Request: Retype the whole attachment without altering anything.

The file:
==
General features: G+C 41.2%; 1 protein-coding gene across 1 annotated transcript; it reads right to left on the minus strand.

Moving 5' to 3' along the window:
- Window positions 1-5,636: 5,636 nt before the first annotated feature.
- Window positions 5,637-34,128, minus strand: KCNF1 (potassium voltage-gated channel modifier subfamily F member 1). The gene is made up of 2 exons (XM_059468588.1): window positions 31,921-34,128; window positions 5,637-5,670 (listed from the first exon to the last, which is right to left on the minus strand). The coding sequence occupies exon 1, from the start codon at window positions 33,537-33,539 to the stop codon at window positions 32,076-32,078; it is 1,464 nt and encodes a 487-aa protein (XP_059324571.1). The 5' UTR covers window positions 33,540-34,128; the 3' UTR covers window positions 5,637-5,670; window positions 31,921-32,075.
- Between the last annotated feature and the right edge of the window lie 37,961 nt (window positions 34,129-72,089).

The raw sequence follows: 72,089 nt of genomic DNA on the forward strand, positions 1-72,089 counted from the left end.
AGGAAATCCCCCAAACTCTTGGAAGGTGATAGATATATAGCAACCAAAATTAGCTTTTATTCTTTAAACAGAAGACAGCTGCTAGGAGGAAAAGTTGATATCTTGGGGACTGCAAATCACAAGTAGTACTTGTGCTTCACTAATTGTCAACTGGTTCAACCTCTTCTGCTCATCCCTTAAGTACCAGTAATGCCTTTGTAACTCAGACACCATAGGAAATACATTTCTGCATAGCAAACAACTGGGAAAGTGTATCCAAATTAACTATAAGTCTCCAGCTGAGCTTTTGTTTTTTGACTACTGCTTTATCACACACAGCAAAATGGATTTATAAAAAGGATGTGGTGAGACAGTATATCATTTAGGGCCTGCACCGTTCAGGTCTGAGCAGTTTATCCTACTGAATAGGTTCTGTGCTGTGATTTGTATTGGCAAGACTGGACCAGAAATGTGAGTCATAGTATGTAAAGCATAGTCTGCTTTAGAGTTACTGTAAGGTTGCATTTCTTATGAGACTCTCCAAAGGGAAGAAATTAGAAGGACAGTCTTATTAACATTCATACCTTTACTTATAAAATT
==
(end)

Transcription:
General features: G+C 41.2%; 1 protein-coding gene across 1 annotated transcript; it reads right to left on the minus strand.

Moving 5' to 3' along the window:
- Window positions 1-5,636: 5,636 nt before the first annotated feature.
- Window positions 5,637-34,128, minus strand: KCNF1 (potassium voltage-gated channel modifier subfamily F member 1). The gene is made up of 2 exons (XM_059468588.1): window positions 31,921-34,128; window positions 5,637-5,670 (listed from the first exon to the last, which is right to left on the minus strand). The coding sequence occupies exon 1, from the start codon at window positions 33,537-33,539 to the stop codon at window positions 32,076-32,078; it is 1,464 nt and encodes a 487-aa protein (XP_059324571.1). The 5' UTR covers window positions 33,540-34,128; the 3' UTR covers window positions 5,637-5,670; window positions 31,921-32,075.
- Between the last annotated feature and the right edge of the window lie 37,961 nt (window positions 34,129-72,089).

The raw sequence follows: 72,089 nt of genomic DNA on the forward strand, positions 1-72,089 counted from the left end.
AGGAAATCCCCCAAACTCTTGGAAGGTGATAGATATATAGCAACCAAAATTAGCTTTTATTCTTTAAACAGAAGACAGCTGCTAGGAGGAAAAGTTGATATCTTGGGGACTGCAAATCACAAGTAGTACTTGTGCTTCACTAATTGTCAACTGGTTCAACCTCTTCTGCTCATCCCTTAAGTACCAGTAATGCCTTTGTAACTCAGACACCATAGGAAATACATTTCTGCATAGCAAACAACTGGGAAAGTGTATCCAAATTAACTATAAGTCTCCAGCTGAGCTTTTGTTTTTTGACTACTGCTTTATCACACACAGCAAAATGGATTTATAAAAAGGATGTGGTGAGACAGTATATCATTTAGGGCCTGCACCGTTCAGGTCTGAGCAGTTTATCCTACTGAATAGGTTCTGTGCTGTGATTTGTATTGGCAAGACTGGACCAGAAATGTGAGTCATAGTATGTAAAGCATAGTCTGCTTTAGAGTTACTGTAAGGTTGCATTTCTTATGAGACTCTCCAAAGGGAAGAAATTAGAAGGACAGTCTTATTAACATTCATACCTTTACTTATAAAATT